Siberian Bush Warbler

On Saturday I joined leading China expert, Paul Holt, and visiting Chris Gooddie (of “The Jewel Hunter” fame) for a visit to Yeyahu Nature Reserve.  We were hoping to see some late migrants – birds such as Pallas’s Grasshopper Warbler – and of course had in the back of our minds the chance of seeing the rare Streaked Reed Warbler, a possible of which I saw on Thursday at the same site.

After a 4am start and a predictably tortuous journey over the mountains past Badaling Great Wall (this route is notorious for breaking down lorries!), we arrived at the site by around 0615.  After seeing Two-barred Greenish Warbler, Yellow-throated Bunting and Chinese Pond Heron along the entrance track, we took the boardwalk through the reedbed.  The first stretch produced a high density of singing Oriental (Great) Reed Warblers along with a few Black-browed Reed Warblers, Pallas’s Grasshopper Warblers (most of which were picked up by Paul on call or a brief burst of song), a calling Yellow Bittern, a few Zitting Cisticolas and several Purple Herons (breeding in the reedbed in the south-west corner of the lake).  But the highlight was undoubtedly the Siberian Bush Warbler Bradypterus davidi (a split from Spotted Bush Warbler Bradypterus thoracicus) that was expertly identified by Paul after a very brief burst of song…  I have to say I would have almost certainly walked straight past it and, if I had heard it, I would probably have passed it off as an insect!  After a bit of patience and ‘pishing’, this bird showed well at very close range, albeit briefly… A very difficult bird to see and a scarce, albeit regular, migrant in the Beijing area (almost certainly overlooked due to its extreme skulky nature).  This experience reinforced to me the need to get learning all of the calls and songs of some of the more irregular and difficult to see birds in the Beijing area.  Unless one is familiar with the calls, identifying and seeing many of these “difficult enough at the best of times” birds becomes almost impossible.

The walk along the grove of trees alongside the lake produced a good variety of phylloscopus warblers including Arctic, Two-barred Greenish, Pallas’s, Dusky and Radde’s plus a female Siberian Blue Robin, Asian Brown Flycatcher, Black-faced Bunting, a pair of Chinese Hill Warblers and a pair of nest-building Chinese Penduline Tits.  On our second circuit we paused at a gap in the trees to scan the area of reedbeds and scrub to the north.  After watching a pair of Eastern Marsh Harriers, a handful of Amur Falcons, displaying Richard’s Pipits, Siberian Stonechat, Hobby and Kestrel, the surprise of the day emerged, in the form of a Short-toed Eagle that appeared from nowhere and dropped into a field a few hundred metres away..  Short-toed Eagle is a pretty rare bird in northern China, although records from recent years suggest that it is probably a scarce passage migrant with multiple annual records in Spring and, particularly, Autumn.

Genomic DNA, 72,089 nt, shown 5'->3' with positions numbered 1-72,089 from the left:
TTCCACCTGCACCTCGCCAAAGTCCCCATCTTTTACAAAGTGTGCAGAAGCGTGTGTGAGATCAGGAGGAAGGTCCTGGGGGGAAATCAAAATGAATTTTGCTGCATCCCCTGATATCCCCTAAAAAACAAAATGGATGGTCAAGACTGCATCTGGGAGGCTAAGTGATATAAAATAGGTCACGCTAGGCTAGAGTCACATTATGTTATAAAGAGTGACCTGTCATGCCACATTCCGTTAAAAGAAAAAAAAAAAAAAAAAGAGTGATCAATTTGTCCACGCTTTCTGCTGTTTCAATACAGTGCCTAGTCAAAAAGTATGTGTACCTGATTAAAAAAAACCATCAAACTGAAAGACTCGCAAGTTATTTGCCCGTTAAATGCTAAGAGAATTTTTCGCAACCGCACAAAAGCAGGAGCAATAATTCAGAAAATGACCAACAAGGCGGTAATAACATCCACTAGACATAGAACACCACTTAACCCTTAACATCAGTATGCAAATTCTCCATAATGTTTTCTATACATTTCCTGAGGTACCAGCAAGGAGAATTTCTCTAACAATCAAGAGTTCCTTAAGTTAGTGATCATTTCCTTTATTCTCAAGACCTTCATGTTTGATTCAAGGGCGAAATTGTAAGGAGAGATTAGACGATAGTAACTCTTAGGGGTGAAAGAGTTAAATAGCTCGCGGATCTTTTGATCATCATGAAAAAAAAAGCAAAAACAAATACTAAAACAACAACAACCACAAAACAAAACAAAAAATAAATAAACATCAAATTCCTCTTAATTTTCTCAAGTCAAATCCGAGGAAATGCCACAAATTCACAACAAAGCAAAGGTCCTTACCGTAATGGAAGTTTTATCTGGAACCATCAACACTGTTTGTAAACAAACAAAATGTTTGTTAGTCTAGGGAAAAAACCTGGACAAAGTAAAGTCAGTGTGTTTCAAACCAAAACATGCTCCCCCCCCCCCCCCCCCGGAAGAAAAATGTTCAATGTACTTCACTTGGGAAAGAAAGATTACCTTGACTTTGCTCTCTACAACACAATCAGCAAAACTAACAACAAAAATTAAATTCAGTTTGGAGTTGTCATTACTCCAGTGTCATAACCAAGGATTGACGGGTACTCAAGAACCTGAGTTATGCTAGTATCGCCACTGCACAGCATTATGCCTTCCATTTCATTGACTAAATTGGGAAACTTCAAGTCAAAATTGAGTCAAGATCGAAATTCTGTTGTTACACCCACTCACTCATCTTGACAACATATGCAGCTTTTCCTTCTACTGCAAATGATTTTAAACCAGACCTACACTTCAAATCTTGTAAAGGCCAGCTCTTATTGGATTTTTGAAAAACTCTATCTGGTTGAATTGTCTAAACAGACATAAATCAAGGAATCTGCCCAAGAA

With the visibility shockingly poor (due to the air pollution mist), our chances of seeing more large raptors were pretty low, so we decided to make a brief visit to Ma Chang to check the reservoir before heading back to Beijing.  Ma Chang was a bit of a disappointment, largely due to the heavy disturbance involving cars, motorised buggies, horses, even coaches, driving all over the area adjacent to the reservoir… We did see a few Common Terns, Night Herons, Black-headed Gulls, the local Black-winged Stilts and a few Asian Short-toed Larks but there was little else on offer, so we knocked it on the head and headed back.  On the journey back, Chris regaled us with tales of various leech encounters during his Pitta quest..  the one that took the biscuit had to be the case of the leech on the eyeball (thankfully for him, not his!)…  OMG.

A very good day out and it’s always a pleasure to go birding with people as knowledgeable as Paul and Chris – I learned a lot.  Thanks guys!

You can see a short video of Chris tracking the Bush Warbler here…  The Bush Warbler’s call is very difficult to make out on the video (an up-slurred raspy sound), so you can hear a much clearer one on Xeno-Canto.

Birding in China: Guest Posts

I am always one for a new trend… and in the world of birding blogs there has been a recent move towards ‘multi-author blogs’ to pool effort, keep content fresh and provide more regular posts (because, let’s face it, we can’t all go out birding every day!).  In that spirit, I thought it might be fun to pull together a few birders scattered across this vast country in which I currently reside to write some ‘guest posts’ for the Birding Beijing blog.  All of those I have approached have responded enthusiastically (phew) and later today sees the publication of the first guest post from John Holmes, based in Hong Kong.  Having read it already (the advantage of being the publisher), I know you will enjoy it!